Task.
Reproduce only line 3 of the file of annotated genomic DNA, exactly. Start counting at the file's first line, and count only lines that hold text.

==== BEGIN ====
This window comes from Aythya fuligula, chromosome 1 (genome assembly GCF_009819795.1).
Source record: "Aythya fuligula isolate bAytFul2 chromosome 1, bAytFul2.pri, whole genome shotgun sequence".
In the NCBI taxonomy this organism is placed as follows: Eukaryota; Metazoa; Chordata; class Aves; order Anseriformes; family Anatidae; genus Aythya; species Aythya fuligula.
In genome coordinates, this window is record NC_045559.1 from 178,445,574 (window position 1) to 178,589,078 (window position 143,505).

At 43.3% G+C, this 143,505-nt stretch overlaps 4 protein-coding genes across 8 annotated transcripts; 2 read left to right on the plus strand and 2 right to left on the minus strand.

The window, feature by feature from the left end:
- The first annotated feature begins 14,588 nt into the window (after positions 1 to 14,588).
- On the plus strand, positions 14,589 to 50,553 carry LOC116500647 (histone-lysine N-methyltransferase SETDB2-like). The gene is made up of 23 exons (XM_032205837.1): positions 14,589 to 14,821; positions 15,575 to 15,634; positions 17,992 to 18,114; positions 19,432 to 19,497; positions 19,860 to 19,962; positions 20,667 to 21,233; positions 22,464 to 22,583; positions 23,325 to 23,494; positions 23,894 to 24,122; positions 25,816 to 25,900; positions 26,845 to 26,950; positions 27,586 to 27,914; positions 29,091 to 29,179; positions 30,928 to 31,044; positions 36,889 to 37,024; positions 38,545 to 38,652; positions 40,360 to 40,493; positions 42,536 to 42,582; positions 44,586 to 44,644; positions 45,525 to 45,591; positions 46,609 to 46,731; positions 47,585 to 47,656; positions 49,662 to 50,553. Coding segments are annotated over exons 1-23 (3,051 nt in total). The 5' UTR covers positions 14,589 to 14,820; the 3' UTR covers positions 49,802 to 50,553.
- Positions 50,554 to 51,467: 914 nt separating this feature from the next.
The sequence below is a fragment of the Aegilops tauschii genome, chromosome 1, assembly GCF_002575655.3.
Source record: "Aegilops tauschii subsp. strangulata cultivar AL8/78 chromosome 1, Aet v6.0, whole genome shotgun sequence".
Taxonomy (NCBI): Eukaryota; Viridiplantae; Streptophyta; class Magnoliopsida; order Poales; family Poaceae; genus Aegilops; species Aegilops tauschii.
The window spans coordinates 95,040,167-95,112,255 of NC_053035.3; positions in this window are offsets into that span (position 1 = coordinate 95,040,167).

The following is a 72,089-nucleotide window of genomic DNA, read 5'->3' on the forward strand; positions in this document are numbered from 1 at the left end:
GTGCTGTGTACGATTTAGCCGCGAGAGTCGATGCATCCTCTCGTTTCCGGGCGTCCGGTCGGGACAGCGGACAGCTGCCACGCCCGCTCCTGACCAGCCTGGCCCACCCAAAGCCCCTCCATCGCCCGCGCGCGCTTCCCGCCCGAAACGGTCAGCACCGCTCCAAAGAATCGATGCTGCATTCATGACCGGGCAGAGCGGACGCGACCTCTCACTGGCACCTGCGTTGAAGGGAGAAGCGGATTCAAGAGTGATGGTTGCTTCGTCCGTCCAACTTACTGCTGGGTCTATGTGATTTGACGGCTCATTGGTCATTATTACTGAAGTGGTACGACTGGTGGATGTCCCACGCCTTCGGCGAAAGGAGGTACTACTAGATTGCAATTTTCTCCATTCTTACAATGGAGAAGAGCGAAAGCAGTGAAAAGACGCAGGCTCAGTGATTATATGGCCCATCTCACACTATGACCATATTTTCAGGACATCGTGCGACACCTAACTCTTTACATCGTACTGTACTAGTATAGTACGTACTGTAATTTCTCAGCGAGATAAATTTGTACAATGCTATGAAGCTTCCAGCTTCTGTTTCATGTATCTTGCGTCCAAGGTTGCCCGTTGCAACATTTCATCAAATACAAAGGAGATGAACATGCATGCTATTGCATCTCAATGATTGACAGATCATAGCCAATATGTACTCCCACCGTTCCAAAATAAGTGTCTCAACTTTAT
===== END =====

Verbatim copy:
In the NCBI taxonomy this organism is placed as follows: Eukaryota; Metazoa; Chordata; class Aves; order Anseriformes; family Anatidae; genus Aythya; species Aythya fuligula.